First a few important facts…

Since 1992, property tax levies from public school districts grew 34% faster than population and inflation.  City levies grew 57% faster; counties, 88% faster.

Between 2001 and 2011, local debt in Texas grew twice the rate of population and inflation growth.  As a result, Texas now has the second-highest local debt, per person, in the nation. Over one third of all local debt is held by school districts, which place bond propositions before voters to approve in May elections.

Taxpayers in Arlington ISD will face such a proposition this spring…albeit a stupendously large one.

The school board is asking voters to approve a single proposition of $663,129,278 in new debt, or $10,266 per student, to be spent over the next several years. Once fully issued, AISD’s total debt would roughly double, from $567,489,788, to nearly $1 billion, depending on how quickly the debt is retired.

To put those figures in perspective, districts with debt in Texas hold roughly $13,500 per student, on average.  If the AISD proposition passes, they would rank approximately 40% higher than average, at $19,000 per student.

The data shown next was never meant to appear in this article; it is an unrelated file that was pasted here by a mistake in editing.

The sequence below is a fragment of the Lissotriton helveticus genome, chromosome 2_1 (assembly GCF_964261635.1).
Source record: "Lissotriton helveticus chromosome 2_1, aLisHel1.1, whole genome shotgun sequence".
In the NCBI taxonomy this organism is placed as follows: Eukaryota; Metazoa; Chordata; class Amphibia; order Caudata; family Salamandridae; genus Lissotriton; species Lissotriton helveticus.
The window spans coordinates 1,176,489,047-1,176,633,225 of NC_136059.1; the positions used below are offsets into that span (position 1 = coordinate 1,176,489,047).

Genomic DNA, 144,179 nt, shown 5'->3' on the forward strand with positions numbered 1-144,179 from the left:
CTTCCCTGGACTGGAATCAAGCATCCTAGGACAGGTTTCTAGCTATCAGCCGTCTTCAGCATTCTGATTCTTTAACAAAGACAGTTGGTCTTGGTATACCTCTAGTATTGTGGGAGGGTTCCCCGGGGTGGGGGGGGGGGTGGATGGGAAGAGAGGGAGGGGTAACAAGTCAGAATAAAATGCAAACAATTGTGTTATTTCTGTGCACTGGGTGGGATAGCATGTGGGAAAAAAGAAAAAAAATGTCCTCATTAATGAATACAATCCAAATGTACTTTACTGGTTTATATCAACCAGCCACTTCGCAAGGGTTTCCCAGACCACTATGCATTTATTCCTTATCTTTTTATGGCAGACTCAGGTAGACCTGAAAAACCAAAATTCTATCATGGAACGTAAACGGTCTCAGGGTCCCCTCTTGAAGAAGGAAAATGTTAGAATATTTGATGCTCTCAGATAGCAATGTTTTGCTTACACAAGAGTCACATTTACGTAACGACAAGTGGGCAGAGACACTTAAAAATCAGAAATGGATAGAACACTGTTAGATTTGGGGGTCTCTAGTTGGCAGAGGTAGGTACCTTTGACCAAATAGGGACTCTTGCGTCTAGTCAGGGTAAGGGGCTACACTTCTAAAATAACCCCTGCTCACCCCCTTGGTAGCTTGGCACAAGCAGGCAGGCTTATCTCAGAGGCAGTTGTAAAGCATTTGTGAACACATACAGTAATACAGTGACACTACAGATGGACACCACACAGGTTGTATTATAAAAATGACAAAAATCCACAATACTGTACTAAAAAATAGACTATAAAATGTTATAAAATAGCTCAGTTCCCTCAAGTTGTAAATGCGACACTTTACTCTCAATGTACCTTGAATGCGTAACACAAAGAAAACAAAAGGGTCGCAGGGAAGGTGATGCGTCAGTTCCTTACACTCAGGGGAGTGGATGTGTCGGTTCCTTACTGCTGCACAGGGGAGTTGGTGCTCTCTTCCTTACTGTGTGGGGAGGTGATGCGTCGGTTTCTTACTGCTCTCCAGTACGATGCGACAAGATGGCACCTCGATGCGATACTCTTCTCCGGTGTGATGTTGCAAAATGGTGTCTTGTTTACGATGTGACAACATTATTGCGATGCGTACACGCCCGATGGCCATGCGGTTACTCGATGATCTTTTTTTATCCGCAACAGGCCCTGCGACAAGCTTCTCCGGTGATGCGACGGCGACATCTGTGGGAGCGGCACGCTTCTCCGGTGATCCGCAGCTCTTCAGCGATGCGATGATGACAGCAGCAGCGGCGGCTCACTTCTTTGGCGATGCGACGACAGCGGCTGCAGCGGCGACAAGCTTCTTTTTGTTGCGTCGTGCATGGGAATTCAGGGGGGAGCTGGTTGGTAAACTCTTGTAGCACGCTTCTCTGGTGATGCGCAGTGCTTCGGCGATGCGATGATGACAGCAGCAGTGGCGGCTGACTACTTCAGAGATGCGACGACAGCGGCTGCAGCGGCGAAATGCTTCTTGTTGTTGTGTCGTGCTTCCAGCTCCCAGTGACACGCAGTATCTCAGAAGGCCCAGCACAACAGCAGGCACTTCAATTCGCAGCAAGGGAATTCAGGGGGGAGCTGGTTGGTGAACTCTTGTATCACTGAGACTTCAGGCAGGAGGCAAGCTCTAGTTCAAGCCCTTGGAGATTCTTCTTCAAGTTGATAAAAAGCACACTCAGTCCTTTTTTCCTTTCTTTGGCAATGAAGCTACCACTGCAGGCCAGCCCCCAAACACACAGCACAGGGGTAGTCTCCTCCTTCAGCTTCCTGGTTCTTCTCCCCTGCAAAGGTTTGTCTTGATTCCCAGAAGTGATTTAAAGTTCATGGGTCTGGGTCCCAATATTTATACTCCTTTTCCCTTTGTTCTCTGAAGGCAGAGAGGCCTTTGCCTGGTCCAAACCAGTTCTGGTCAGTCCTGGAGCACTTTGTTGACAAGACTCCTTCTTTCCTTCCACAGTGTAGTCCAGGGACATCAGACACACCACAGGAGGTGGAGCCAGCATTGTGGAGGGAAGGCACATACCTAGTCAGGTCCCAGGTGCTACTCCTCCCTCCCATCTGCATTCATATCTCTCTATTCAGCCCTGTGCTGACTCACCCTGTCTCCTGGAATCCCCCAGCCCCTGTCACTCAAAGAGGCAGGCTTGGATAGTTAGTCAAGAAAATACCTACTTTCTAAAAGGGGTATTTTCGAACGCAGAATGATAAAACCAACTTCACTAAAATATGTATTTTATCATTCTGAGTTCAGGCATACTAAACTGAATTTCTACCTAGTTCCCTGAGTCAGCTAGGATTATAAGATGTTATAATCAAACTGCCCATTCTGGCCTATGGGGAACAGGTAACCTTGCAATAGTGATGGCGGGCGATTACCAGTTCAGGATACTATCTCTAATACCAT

Just five years ago, voters approved a $197,000,000 package, of which $17 mil remains unspent.

Continue reading here.

Spec’s: Sophisticated hackers stole customer, employee information

by staff

Spec’s informed customers Friday that its network was hacked, exposing the information of thousands of customers and employees.

The theft affected transactions at: 34 smaller neighborhood stores in the Greater Houston area, College Station, Corpus Christi and El Paso; Copperfield Liquors; JJ’s Liquors; Cowtown Discount Liquors; Restaurant & Bar Supply; The Beverage Shoppe, Warehouse Liquors (in Corpus Christi), Richard’s Fine Wine & Spirits; and some small Spec’s Liquor Stores in the Greater Houston area.

Click here for a full list of stores hackers targeted.

The attack did not impact the Spec’s Superstore in Houston or the company’s other major stores around Texas.

It appears Spec’s was first hacked on October 31, 2012 and the attack may have continued through March 20, 2014, at the latest. The company says it impacted less than five percent of its total transactions.

The Texas-based liquor and fine foods company said it is working closely with the United States Secret Service and with one of the nation’s leading cyber security firms and is taking a series of proactive steps to strengthen its network.